why i love my kindle


I haven’t written any posts for a while and can’t believe that the last time I did write a post was back in January – especially when it’s now March. Time is weird isn’t it?! Funny too that my last post was basically trashing e-readers like the Kindle and comparing them to a version of “modern book burning” (catchy post title though).

Well a couple of weeks after I wrote that post I found out some more facts about the Kindle and e-readers in general and even went so far as to buy one – well 2 actually (one for the girl). In all fairness I didn’t feel quite right demonizing  a device that I had not personally used.  I have used a Kindle for about a month now and have to say that I love the damn thing. Yes, I have done a complete 180, but we should all be open to changing our opinions when exposed to new information or experiences.

After further research I found I was wrong about many of the points I made in my post or that there was at least another side to the story:

  • I said every book that is downloaded can be tracked, but so can any book you borrow from the library or buy at a book store these days – it’s called the effing Patriot Act
  • I claimed that the “system” could control what books are available but then found out that it’s the publishers themselves that control the channels of distribution –  like when a book comes out in hardcover and if and when it will be released in paperback and also if it will  be available electronically via a device like the Kindle
  • I also questioned how libraries and indy book stores would be affected and come to find out that many libraries today already “check out” electronic versions of their books for devices and that it allows more people to have access to the same book than if it were only in a physical form. As far as borrowing goes, Barnes and Noble’s service allows you to lend your books to others for blocks of time and in the case of the Kindle any devices on the same account can share the same book. The girl and I can both be reading the same book at the same time having only paid for it once.  There is still the question about how independent book sellers will fare in all this which remains to be seen.

There are actually many advantages to e-readers like the Kindle:

  • It saves on resources  – less printing – less waste – “printed” or delivered to meet the current demand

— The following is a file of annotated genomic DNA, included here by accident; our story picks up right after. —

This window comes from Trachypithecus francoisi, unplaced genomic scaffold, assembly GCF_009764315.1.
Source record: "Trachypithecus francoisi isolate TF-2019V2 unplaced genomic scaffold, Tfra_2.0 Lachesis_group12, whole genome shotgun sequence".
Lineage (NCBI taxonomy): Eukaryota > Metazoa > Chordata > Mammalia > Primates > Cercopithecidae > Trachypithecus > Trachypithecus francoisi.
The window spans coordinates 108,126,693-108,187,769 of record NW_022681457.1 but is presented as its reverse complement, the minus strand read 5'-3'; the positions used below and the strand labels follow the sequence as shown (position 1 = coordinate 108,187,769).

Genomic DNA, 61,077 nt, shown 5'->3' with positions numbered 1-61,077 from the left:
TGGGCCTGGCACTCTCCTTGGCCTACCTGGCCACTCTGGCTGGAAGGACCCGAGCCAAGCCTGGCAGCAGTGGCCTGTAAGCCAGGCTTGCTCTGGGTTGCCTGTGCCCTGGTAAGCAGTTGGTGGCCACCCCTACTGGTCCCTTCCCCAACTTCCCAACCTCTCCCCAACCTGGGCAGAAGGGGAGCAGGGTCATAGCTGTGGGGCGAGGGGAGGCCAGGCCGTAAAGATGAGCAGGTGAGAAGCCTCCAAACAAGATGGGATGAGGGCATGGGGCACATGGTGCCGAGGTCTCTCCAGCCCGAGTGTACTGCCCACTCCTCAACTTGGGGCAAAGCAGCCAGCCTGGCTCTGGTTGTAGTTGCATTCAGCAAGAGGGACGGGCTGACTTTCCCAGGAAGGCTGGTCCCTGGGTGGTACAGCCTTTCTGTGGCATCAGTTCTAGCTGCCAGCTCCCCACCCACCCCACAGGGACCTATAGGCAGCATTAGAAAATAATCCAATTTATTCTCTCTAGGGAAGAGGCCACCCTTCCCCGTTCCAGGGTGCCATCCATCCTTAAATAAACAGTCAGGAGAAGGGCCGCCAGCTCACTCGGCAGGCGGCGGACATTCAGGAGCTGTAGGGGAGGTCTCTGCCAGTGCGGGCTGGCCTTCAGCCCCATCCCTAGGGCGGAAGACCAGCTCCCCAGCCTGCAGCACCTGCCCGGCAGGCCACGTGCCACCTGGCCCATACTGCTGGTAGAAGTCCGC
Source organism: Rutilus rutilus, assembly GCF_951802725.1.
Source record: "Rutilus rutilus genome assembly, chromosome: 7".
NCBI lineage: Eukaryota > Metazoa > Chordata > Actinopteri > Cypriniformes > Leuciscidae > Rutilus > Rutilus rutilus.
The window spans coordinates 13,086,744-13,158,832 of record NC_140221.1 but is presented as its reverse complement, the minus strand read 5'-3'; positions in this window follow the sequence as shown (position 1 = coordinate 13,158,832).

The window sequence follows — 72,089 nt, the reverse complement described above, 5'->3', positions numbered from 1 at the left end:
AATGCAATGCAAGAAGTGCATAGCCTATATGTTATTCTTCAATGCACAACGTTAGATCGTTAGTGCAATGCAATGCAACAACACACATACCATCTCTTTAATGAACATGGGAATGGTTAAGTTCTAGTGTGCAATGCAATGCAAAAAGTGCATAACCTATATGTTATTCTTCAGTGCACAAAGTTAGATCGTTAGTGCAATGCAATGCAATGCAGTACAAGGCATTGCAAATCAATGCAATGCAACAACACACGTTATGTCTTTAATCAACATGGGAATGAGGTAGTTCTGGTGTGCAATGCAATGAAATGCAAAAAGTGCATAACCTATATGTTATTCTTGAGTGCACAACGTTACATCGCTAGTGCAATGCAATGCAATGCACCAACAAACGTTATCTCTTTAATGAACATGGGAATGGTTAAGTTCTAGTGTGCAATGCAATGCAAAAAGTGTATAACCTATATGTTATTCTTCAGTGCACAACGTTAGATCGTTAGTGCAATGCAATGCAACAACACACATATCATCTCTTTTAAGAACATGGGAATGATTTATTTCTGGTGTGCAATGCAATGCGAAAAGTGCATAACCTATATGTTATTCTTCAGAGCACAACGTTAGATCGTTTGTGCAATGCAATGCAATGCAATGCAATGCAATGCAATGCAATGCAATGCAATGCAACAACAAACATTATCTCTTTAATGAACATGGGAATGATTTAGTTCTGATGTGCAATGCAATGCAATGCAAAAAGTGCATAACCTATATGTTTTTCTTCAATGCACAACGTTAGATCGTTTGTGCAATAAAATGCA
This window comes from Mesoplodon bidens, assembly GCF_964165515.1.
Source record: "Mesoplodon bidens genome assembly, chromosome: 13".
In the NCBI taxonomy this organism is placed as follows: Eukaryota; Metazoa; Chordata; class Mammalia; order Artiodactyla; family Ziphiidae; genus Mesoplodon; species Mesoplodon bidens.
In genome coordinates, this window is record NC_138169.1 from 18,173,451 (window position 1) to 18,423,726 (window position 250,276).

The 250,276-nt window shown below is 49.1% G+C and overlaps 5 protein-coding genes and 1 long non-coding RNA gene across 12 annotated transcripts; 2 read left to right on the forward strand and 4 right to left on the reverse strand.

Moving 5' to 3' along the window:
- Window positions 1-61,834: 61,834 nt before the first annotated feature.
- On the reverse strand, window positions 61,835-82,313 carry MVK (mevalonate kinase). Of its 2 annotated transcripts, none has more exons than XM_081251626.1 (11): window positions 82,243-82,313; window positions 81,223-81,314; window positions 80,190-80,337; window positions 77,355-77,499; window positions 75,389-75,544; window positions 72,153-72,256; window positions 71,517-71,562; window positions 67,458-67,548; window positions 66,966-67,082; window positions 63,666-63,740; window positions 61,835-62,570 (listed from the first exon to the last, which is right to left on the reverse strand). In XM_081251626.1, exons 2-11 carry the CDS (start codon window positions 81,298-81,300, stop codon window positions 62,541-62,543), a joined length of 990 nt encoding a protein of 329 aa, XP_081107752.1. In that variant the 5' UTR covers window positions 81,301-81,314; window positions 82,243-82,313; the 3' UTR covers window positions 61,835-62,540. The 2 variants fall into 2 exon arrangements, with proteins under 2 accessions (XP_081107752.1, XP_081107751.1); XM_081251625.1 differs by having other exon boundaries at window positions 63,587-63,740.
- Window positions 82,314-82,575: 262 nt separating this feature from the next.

• It’s cheaper – a lot of times its A LOT cheaper. I can buy a new book that is only available in hardcover on the Kindle for usually $9.99 compared to $35+
  • It’s an electronic device that actually promotes single-tasking and minimalism. My Kindle does one thing and it does it really well. On minimalism – it can hold something like 1500 books and is smaller than one book. We have about 350 physical books in our house that take up A LOT of room and create a lot of clutter (though it does look cool and intellectual to have piles of books everywhere)
  • It has a built in dictionary, bookmarks, highlighting, search, and note taking
  • It’s light. I used to bring a bag on trips that was just for books because I never knew if I would finish what I was currently reading in the middle of a trip or simply feel like reading something else. Now, I carry just the Kindle.
  • It can download books in less than 60 seconds and the service to download it to my Kindle is free. I have to say that it’s pretty awesome to hear about a book or read about a book that someone recommends and then have the ability to be reading it in a few minutes – no ordering it online to be shipped (lots of resources) or driving to the book store (more resources and more expensive)
  • It’s not limited to just books – a lot of periodicals are now available including ones that may be difficult to find at the store

I do still miss the smell and feel of a real book from time to time but wouldn’t give up my Kindle now (damn you Amazon – damn you!)


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